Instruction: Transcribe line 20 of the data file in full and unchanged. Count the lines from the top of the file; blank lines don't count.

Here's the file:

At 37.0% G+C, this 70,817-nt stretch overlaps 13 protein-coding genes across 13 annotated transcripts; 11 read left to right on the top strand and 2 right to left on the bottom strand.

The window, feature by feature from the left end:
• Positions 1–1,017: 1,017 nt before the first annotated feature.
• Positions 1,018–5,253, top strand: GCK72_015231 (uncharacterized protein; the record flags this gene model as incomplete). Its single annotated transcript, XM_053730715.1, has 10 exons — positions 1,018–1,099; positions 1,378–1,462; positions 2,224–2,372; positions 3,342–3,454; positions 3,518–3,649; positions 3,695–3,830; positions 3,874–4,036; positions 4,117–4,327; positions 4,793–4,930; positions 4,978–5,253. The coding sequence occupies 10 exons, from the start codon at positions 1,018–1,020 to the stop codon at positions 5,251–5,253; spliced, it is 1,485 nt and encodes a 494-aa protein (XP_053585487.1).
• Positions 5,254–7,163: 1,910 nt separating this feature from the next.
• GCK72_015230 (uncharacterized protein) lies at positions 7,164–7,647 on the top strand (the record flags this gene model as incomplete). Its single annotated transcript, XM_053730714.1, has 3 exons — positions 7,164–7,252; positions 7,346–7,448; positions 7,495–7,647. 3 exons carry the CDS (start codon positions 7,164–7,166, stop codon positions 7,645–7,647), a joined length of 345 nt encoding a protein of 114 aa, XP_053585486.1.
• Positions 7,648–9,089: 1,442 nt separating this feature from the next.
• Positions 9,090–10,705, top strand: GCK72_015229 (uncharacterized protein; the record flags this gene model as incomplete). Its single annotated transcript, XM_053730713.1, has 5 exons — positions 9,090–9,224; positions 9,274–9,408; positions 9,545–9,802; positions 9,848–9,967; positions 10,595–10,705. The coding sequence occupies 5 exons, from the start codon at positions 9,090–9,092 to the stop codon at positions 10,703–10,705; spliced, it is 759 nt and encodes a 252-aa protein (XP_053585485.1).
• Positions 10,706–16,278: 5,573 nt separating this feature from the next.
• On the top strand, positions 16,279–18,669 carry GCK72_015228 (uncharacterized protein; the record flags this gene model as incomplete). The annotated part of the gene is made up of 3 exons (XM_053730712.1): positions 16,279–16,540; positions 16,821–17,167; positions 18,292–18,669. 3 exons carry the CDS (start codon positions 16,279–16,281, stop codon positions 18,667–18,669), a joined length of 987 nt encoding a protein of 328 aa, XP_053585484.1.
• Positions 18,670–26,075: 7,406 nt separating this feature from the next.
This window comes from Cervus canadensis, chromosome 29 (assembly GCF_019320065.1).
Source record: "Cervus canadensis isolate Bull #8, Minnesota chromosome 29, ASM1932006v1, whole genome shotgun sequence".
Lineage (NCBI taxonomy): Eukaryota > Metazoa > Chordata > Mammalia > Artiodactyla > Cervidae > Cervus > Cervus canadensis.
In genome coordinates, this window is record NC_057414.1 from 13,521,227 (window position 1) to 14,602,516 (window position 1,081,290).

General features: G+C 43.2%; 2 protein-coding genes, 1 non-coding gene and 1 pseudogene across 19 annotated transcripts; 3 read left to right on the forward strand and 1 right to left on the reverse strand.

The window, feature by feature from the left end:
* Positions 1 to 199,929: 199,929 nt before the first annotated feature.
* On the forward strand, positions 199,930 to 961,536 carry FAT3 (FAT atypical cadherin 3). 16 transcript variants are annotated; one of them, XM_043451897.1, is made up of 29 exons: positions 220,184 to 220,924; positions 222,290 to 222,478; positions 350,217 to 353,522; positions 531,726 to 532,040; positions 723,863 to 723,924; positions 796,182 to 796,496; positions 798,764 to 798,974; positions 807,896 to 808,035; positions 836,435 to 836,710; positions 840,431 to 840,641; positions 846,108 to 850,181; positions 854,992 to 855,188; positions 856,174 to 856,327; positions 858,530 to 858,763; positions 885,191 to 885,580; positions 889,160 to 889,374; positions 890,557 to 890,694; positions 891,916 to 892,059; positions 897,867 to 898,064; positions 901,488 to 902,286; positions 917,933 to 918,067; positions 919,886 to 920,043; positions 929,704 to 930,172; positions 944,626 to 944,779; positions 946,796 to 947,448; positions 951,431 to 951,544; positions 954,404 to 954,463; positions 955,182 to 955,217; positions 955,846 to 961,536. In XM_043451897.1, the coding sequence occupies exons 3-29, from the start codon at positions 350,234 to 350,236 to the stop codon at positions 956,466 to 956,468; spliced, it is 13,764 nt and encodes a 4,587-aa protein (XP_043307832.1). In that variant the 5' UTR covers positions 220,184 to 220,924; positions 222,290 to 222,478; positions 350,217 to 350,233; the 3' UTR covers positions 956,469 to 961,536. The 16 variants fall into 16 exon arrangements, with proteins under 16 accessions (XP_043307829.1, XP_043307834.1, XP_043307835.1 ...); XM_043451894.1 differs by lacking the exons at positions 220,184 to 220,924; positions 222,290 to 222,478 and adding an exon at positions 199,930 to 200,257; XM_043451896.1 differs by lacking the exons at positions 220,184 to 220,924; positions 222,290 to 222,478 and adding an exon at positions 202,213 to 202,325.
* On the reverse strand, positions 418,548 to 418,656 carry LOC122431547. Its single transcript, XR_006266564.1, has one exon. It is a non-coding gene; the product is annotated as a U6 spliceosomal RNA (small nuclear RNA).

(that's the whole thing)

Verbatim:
* On the reverse strand, positions 418,548 to 418,656 carry LOC122431547. Its single transcript, XR_006266564.1, has one exon. It is a non-coding gene; the product is annotated as a U6 spliceosomal RNA (small nuclear RNA).